Patients Seek To Add Their Conditions To Medical Marijuana List

by Christine Stuart

Hertz Nazaire, 41, lives with sickle cell disease and while he says he’s never tried marijuana to ease his chronic pain, he hates the narcotics he because they make him dizzy and nauseous. He said he would like medical marijuana to be an option.
“The pain is as strong as any other disease you have on that list,” Nazaire told the state physicians board Wednesday during a public hearing.
Nazaire wants the board to add sickle cell disease to the list of 11 conditions that qualify a patient to receive medical marijuana in Connecticut.
“My pain is not being addressed in a legal means,” Nazaire said. “I’m sitting here today just to ask that patients like myself be given a choice.”
He said his pain usually goes untreated because he is viewed by the medical community as someone who is seeking treatment to “get high” because the most common treatment for the pain is addictive narcotics.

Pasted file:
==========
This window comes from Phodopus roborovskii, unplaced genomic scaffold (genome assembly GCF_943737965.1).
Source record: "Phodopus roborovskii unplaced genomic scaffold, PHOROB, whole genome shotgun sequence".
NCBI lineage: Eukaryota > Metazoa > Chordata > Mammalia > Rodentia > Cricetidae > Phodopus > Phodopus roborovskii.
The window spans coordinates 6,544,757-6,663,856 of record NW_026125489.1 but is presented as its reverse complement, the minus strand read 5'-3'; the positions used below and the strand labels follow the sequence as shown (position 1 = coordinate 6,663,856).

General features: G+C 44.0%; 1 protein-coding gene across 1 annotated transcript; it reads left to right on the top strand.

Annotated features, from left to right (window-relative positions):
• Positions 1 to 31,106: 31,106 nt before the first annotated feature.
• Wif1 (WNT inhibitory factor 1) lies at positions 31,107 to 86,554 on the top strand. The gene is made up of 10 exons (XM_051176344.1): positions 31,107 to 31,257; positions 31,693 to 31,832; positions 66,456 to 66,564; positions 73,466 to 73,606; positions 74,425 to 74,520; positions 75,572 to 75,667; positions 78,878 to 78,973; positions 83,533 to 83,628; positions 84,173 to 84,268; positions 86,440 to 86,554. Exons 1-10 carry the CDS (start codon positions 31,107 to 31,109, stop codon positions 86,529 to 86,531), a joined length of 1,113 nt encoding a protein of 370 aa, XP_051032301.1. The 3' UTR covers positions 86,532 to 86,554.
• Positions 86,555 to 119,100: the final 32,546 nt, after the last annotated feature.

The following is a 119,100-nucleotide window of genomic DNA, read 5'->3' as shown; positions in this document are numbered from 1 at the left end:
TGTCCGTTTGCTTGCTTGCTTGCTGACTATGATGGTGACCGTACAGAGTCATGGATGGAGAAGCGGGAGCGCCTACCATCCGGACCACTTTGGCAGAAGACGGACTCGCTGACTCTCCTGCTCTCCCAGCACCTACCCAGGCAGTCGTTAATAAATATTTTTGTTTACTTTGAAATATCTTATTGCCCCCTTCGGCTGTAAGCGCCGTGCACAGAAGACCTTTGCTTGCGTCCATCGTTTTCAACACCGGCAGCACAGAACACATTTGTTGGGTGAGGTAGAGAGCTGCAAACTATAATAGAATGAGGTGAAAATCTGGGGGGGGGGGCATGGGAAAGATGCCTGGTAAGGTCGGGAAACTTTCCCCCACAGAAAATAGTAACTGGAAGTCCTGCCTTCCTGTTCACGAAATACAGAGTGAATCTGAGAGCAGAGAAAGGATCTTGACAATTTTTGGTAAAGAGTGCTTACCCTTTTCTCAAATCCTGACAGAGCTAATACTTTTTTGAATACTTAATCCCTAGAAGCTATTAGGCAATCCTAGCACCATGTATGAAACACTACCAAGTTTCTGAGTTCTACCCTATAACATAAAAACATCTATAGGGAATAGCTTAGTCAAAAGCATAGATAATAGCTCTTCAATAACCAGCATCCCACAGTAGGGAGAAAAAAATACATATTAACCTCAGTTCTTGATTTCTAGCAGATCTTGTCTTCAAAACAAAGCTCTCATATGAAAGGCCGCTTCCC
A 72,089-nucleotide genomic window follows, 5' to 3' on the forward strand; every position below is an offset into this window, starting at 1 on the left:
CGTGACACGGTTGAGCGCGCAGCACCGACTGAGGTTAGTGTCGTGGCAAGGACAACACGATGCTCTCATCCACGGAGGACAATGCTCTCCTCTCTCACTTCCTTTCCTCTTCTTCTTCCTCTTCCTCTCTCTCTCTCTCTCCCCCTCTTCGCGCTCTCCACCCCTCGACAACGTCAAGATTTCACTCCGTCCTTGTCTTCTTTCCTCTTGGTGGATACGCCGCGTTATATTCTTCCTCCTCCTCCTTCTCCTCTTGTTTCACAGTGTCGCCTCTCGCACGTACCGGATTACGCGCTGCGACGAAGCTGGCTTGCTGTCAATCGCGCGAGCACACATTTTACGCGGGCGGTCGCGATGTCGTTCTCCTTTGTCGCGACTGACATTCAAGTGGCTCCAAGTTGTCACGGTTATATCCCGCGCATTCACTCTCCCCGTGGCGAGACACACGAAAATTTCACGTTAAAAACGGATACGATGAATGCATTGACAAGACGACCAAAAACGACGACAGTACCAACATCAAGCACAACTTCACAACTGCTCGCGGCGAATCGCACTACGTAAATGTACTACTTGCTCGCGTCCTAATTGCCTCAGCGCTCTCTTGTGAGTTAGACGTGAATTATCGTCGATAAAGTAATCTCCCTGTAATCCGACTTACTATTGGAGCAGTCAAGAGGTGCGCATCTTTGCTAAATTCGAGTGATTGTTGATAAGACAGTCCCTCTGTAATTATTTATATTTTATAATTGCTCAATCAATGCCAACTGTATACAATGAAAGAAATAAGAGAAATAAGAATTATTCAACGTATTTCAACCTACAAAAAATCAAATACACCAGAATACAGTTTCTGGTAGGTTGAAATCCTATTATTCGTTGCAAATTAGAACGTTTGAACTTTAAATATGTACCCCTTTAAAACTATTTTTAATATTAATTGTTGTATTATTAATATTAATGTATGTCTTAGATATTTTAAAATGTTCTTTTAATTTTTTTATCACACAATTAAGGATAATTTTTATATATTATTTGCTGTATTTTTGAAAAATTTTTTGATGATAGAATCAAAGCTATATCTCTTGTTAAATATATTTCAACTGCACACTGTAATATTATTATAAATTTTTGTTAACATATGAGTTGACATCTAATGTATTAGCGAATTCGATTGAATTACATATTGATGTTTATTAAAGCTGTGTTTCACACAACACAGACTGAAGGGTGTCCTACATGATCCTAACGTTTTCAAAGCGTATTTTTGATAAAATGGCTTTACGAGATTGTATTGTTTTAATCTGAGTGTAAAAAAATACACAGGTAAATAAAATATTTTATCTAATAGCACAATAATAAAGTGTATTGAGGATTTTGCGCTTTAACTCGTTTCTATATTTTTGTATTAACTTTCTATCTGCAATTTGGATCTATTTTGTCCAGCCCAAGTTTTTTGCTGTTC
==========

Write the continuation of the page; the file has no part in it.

“I deal with strong pain, insomnia, and nausea from my prescribed medications,” Nazaire told the four member board.
Dr. John Roberts of Yale University, who has cared for adults with sickle cell disease for more than 20 years, said the “hallmark of sickle cell disease is pain.”
He said many people with sickle cell disease take many medications and he believes medical marijuana could help ease the pain.
But as long as marijuana is illegal, it’s difficult to study its effects on sickle cell disease.
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